The ACT Treasury Forum
Powered by HSBC, it has been an exclusive invitation-only event run the 14 November, on the afternoon of the ACT Annual Dinner for several years. Context of course is everything. A contemporary treasurer needs an understanding of a full range of issues such as business strategy, geo-politics, technology (and not solely in a narrow treasury sense) and regulation. All that on top of the day job, the operational demands of today’s treasury responsibilities.
Opening the day from HSBC, Dom Bunning (Snr FX Specialist) and Doug Lippoldt (Chief Trade Economist) gave delegates a sense of the context in which international business is operating. HSBC’s view is that global growth is soft with particular concerns over the EuroZone, the US Dollar is likely to appreciate (with $/£ as low as 1.10 if there’s a negative Brexit) and although the trend in emerging markets is positive (despite some currency issues) many remain on the periphery of global economic trade.
A panel session followed on ‘treasury in the digital age’. The focus was less about treasury itself rather a guide for treasurers on how to assess the drivers of technology change (reducing costs? centralising decision making?), which changes in technology are industry disruptive (data mining, private blockchains) and which steps on the way (mobile banking) and what does change mean for an individual’s skill set and capability (communication remains key). Technology may just be a tool but has the power not solely to affect business processes but equally personal relationships (especially within organisations), intellectual property and access to information.
The mid afternoon session saw delegates able to choose between 5 working group roundtables.
The cash management working group looked at virtual banking, cash pooling and centralisation of cash management. A new world of liquidity and account data at our fingertips – what will treasurers do with the detail? Delegates confirmed very little take up of virtual accounts (VAs) but recognition that changes in bank capital allocations from financial regulation will drive VA usage.
Regulation and compliance was the theme for another group. The most immediate issues are the end of LIBOR (not welcomed by all it’s safe to say!), the impact of Brexit and the continuing noise around financial market regulations (e.g. KYC, EMIR, the FX Global Code, the UK Money Markets Code). The ACT’s own research has shown treasurers to accept regulation as a necessary evil but some wonder whether it’s been really worth the effort.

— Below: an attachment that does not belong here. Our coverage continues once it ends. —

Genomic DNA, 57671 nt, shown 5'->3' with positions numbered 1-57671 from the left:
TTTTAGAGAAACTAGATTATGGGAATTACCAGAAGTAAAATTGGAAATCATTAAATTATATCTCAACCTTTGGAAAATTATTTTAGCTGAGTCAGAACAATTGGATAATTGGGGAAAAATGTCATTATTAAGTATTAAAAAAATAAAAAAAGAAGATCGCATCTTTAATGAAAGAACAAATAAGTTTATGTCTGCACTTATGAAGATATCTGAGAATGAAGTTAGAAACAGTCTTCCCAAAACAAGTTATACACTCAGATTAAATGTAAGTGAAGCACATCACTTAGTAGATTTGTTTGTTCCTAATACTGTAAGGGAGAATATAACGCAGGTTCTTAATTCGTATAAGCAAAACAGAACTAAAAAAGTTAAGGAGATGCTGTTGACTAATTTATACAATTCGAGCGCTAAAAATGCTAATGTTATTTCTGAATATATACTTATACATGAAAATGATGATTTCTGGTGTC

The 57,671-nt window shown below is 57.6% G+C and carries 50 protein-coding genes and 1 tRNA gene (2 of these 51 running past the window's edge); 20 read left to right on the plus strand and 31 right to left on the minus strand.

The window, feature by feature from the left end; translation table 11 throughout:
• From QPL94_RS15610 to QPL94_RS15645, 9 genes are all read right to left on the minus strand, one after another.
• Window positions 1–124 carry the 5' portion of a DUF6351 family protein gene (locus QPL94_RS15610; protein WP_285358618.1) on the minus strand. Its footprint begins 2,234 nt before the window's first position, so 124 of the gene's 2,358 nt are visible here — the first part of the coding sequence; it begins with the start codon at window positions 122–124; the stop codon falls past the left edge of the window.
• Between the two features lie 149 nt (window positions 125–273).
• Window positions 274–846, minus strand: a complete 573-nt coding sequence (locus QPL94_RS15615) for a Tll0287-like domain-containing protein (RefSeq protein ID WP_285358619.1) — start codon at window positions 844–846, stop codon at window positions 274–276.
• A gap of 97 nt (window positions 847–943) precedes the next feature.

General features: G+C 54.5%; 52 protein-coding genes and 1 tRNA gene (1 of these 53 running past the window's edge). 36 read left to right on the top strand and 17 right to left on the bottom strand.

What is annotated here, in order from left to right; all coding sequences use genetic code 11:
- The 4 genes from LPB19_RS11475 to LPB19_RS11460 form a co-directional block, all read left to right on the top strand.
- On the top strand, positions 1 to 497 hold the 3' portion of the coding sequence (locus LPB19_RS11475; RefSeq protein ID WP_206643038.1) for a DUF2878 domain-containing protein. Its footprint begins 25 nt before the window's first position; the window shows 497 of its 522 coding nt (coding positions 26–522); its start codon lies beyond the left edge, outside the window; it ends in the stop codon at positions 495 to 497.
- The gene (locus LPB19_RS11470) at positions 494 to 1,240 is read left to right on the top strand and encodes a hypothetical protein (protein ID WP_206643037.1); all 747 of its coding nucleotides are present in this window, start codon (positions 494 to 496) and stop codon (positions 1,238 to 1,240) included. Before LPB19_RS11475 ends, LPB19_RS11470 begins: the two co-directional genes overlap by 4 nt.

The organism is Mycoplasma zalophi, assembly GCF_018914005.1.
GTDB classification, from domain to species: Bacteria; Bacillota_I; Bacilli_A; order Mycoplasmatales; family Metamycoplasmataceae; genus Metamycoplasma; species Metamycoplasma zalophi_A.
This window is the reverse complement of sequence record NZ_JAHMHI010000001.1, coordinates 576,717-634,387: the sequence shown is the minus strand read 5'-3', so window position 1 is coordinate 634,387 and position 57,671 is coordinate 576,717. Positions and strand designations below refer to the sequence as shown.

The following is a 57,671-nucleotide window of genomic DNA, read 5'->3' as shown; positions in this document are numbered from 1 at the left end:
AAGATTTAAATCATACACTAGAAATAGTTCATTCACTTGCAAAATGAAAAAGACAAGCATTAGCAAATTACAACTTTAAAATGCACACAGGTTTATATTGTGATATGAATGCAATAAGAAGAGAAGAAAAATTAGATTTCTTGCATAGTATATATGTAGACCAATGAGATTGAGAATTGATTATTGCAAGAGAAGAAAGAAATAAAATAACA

A payments group wrestled with the impacts of technology and regulation, not just in the EU with PSD2 but globally with SWIFT gpi and a whole host of tech players helping consumers and businesses move funds around the financial system with the benefits focusing on increased security (and less payment fraud), greater transparency of payments and instant payment settlement.
Treasurers continue to have primary responsibilities for funding and financial risk management. Recent surveys by HSBC and the ACT have confirmed that risk management is a key priority for treasurers and CFOs in organisations of all sizes. In contrast, funding for investment grade corporates has been plentiful and cheap for several years. Delegates agreed that a sensible treasurer ought to look at widening their funding sources, more frequently review risk management policies (to take in business not just financial risks) and keep up to date with regulation affecting bank liquidity and credit appetite.
The corollary to improved cash and liquidity information is that where surpluses are available treasurers must manage cash as an asset. Delegates considered both traditional cash investing but also investing in sustainable supply chains as well as cashing up shareholder returns with buybacks or dividends.
The last plenary session of the day was a panel debate on the role treasury can play in the battle against cyber threats (and tech failure) to an organisation. The key takeaway for delegates was that they should spend much more time on collaboration and sharing experiences (good and painful) with other treasurers, with regulators, with government crime and fraud agencies and with police and security services.
In closing, ACT assistant director, Policy and Technical, Michelle Price highlighted the range and volume of issues today’s treasurers must address. The key message? Work ever closer with your colleagues, your advisors and support organisations to deliver solutions and strategic responses.